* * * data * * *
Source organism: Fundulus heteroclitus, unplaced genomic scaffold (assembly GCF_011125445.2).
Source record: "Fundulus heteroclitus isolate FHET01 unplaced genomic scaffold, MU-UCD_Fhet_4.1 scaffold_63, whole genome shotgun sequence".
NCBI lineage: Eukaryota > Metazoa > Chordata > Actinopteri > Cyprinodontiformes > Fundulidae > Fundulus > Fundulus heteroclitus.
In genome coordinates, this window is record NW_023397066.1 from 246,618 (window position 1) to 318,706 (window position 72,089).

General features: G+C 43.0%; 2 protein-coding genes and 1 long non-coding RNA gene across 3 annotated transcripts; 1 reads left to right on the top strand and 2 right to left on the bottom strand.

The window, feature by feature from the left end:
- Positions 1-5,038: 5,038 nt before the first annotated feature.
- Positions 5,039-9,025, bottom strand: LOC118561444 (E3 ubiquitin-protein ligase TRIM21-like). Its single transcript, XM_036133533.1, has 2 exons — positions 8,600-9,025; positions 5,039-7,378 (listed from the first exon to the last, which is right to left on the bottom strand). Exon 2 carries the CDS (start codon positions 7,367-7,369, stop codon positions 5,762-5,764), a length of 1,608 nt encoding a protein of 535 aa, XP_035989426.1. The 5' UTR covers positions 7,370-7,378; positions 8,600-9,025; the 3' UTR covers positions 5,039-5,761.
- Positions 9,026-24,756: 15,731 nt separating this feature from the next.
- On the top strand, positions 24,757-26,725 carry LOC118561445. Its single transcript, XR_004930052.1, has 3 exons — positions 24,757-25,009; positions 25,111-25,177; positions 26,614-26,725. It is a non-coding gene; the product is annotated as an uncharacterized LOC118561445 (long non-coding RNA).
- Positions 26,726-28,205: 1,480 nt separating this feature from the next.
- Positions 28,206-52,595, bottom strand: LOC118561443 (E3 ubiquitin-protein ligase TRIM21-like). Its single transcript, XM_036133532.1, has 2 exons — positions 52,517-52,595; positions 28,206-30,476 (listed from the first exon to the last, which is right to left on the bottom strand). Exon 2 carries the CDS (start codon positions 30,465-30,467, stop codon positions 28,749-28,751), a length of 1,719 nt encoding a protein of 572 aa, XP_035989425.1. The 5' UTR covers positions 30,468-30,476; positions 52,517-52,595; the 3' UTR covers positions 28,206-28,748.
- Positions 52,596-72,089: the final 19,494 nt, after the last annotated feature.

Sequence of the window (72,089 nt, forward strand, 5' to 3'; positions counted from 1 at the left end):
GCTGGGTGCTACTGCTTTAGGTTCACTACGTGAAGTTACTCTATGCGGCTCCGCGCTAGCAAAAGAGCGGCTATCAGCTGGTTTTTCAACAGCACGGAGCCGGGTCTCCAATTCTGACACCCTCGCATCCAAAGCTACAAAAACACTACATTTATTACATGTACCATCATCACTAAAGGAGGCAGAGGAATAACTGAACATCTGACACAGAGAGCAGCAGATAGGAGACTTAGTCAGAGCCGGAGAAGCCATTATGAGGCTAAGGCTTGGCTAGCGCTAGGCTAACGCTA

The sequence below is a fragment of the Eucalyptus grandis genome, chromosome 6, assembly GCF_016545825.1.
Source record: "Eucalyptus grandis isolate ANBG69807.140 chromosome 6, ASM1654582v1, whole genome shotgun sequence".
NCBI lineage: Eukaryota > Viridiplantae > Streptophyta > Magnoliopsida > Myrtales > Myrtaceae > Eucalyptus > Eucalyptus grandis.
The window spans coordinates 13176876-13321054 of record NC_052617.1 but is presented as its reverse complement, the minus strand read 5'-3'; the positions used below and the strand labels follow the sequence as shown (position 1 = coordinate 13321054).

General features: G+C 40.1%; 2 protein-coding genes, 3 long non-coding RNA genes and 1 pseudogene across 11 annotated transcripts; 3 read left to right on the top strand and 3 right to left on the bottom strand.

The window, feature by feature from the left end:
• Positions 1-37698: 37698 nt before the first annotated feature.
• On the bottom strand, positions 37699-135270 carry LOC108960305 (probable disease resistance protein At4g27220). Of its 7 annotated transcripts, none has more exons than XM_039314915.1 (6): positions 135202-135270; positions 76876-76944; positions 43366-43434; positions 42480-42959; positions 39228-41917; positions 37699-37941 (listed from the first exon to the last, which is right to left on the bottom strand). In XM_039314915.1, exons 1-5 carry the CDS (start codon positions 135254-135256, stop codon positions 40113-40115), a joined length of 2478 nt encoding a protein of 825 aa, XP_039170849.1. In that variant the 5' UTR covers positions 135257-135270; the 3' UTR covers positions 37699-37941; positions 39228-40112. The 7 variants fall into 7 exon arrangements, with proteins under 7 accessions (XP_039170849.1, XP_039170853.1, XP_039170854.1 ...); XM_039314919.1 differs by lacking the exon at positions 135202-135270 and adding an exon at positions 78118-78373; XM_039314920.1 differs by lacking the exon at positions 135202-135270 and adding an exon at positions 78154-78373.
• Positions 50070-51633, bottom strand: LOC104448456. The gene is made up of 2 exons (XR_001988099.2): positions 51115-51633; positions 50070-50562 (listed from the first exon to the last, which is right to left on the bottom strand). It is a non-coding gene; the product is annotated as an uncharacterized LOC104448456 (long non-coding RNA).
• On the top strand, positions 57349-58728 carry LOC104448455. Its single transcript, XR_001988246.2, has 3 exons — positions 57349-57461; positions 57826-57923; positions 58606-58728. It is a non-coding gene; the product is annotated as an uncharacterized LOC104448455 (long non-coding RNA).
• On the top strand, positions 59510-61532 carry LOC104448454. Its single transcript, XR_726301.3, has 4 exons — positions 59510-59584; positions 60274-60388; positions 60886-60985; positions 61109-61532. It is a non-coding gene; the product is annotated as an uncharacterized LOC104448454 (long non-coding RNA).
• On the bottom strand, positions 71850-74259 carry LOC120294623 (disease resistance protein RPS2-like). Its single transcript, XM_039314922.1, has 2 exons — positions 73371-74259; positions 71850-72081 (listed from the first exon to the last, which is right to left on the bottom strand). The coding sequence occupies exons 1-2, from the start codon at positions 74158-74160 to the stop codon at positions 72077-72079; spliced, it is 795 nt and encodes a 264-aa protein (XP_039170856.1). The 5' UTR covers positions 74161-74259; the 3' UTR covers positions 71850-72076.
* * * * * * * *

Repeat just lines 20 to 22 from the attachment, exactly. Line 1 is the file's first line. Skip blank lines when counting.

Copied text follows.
General features: G+C 40.1%; 2 protein-coding genes, 3 long non-coding RNA genes and 1 pseudogene across 11 annotated transcripts; 3 read left to right on the top strand and 3 right to left on the bottom strand.

The window, feature by feature from the left end:
• Positions 1-37698: 37698 nt before the first annotated feature.